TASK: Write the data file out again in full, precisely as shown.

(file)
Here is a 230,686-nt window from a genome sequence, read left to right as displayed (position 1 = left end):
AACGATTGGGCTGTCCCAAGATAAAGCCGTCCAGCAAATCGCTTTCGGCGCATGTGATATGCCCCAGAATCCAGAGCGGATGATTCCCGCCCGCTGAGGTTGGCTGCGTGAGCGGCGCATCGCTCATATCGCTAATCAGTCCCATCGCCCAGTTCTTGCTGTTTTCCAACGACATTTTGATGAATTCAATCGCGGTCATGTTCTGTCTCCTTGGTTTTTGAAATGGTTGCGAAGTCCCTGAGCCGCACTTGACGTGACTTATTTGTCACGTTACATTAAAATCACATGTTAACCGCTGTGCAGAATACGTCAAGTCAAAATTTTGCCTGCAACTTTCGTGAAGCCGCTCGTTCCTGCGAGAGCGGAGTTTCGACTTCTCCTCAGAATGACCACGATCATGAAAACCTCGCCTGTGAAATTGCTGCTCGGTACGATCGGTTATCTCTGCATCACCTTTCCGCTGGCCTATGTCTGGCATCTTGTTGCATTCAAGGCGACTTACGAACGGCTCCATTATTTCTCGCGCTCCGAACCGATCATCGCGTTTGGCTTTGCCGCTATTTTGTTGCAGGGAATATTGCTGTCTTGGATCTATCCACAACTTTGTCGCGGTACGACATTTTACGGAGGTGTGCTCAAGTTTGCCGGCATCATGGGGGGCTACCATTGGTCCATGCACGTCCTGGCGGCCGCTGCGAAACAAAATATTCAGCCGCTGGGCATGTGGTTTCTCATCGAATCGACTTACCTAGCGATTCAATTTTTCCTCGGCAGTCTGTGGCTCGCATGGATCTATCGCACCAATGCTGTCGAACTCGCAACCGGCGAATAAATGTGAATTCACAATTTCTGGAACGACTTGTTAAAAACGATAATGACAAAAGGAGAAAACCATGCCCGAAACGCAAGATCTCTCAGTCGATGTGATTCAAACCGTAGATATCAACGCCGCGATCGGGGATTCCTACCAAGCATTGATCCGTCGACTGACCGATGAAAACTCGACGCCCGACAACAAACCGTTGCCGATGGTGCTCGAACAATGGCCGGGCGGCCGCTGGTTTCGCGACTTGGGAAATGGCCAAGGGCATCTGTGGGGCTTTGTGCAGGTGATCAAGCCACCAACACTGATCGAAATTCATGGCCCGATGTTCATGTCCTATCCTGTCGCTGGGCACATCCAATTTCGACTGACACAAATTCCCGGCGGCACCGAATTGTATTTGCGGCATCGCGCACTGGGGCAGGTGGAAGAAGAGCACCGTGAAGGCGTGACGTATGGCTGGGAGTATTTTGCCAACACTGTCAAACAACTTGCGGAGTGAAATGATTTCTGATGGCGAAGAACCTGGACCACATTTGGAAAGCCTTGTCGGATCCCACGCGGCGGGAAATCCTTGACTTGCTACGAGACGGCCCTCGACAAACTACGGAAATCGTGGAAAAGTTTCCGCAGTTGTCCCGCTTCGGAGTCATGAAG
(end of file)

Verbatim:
Here is a 230,686-nt window from a genome sequence, read left to right as displayed (position 1 = left end):
AACGATTGGGCTGTCCCAAGATAAAGCCGTCCAGCAAATCGCTTTCGGCGCATGTGATATGCCCCAGAATCCAGAGCGGATGATTCCCGCCCGCTGAGGTTGGCTGCGTGAGCGGCGCATCGCTCATATCGCTAATCAGTCCCATCGCCCAGTTCTTGCTGTTTTCCAACGACATTTTGATGAATTCAATCGCGGTCATGTTCTGTCTCCTTGGTTTTTGAAATGGTTGCGAAGTCCCTGAGCCGCACTTGACGTGACTTATTTGTCACGTTACATTAAAATCACATGTTAACCGCTGTGCAGAATACGTCAAGTCAAAATTTTGCCTGCAACTTTCGTGAAGCCGCTCGTTCCTGCGAGAGCGGAGTTTCGACTTCTCCTCAGAATGACCACGATCATGAAAACCTCGCCTGTGAAATTGCTGCTCGGTACGATCGGTTATCTCTGCATCACCTTTCCGCTGGCCTATGTCTGGCATCTTGTTGCATTCAAGGCGACTTACGAACGGCTCCATTATTTCTCGCGCTCCGAACCGATCATCGCGTTTGGCTTTGCCGCTATTTTGTTGCAGGGAATATTGCTGTCTTGGATCTATCCACAACTTTGTCGCGGTACGACATTTTACGGAGGTGTGCTCAAGTTTGCCGGCATCATGGGGGGCTACCATTGGTCCATGCACGTCCTGGCGGCCGCTGCGAAACAAAATATTCAGCCGCTGGGCATGTGGTTTCTCATCGAATCGACTTACCTAGCGATTCAATTTTTCCTCGGCAGTCTGTGGCTCGCATGGATCTATCGCACCAATGCTGTCGAACTCGCAACCGGCGAATAAATGTGAATTCACAATTTCTGGAACGACTTGTTAAAAACGATAATGACAAAAGGAGAAAACCATGCCCGAAACGCAAGATCTCTCAGTCGATGTGATTCAAACCGTAGATATCAACGCCGCGATCGGGGATTCCTACCAAGCATTGATCCGTCGACTGACCGATGAAAACTCGACGCCCGACAACAAACCGTTGCCGATGGTGCTCGAACAATGGCCGGGCGGCCGCTGGTTTCGCGACTTGGGAAATGGCCAAGGGCATCTGTGGGGCTTTGTGCAGGTGATCAAGCCACCAACACTGATCGAAATTCATGGCCCGATGTTCATGTCCTATCCTGTCGCTGGGCACATCCAATTTCGACTGACACAAATTCCCGGCGGCACCGAATTGTATTTGCGGCATCGCGCACTGGGGCAGGTGGAAGAAGAGCACCGTGAAGGCGTGACGTATGGCTGGGAGTATTTTGCCAACACTGTCAAACAACTTGCGGAGTGAAATGATTTCTGATGGCGAAGAACCTGGACCACATTTGGAAAGCCTTGTCGGATCCCACGCGGCGGGAAATCCTTGACTTGCTACGAGACGGCCCTCGACAAACTACGGAAATCGTGGAAAAGTTTCCGCAGTTGTCCCGCTTCGGAGTCATGAAG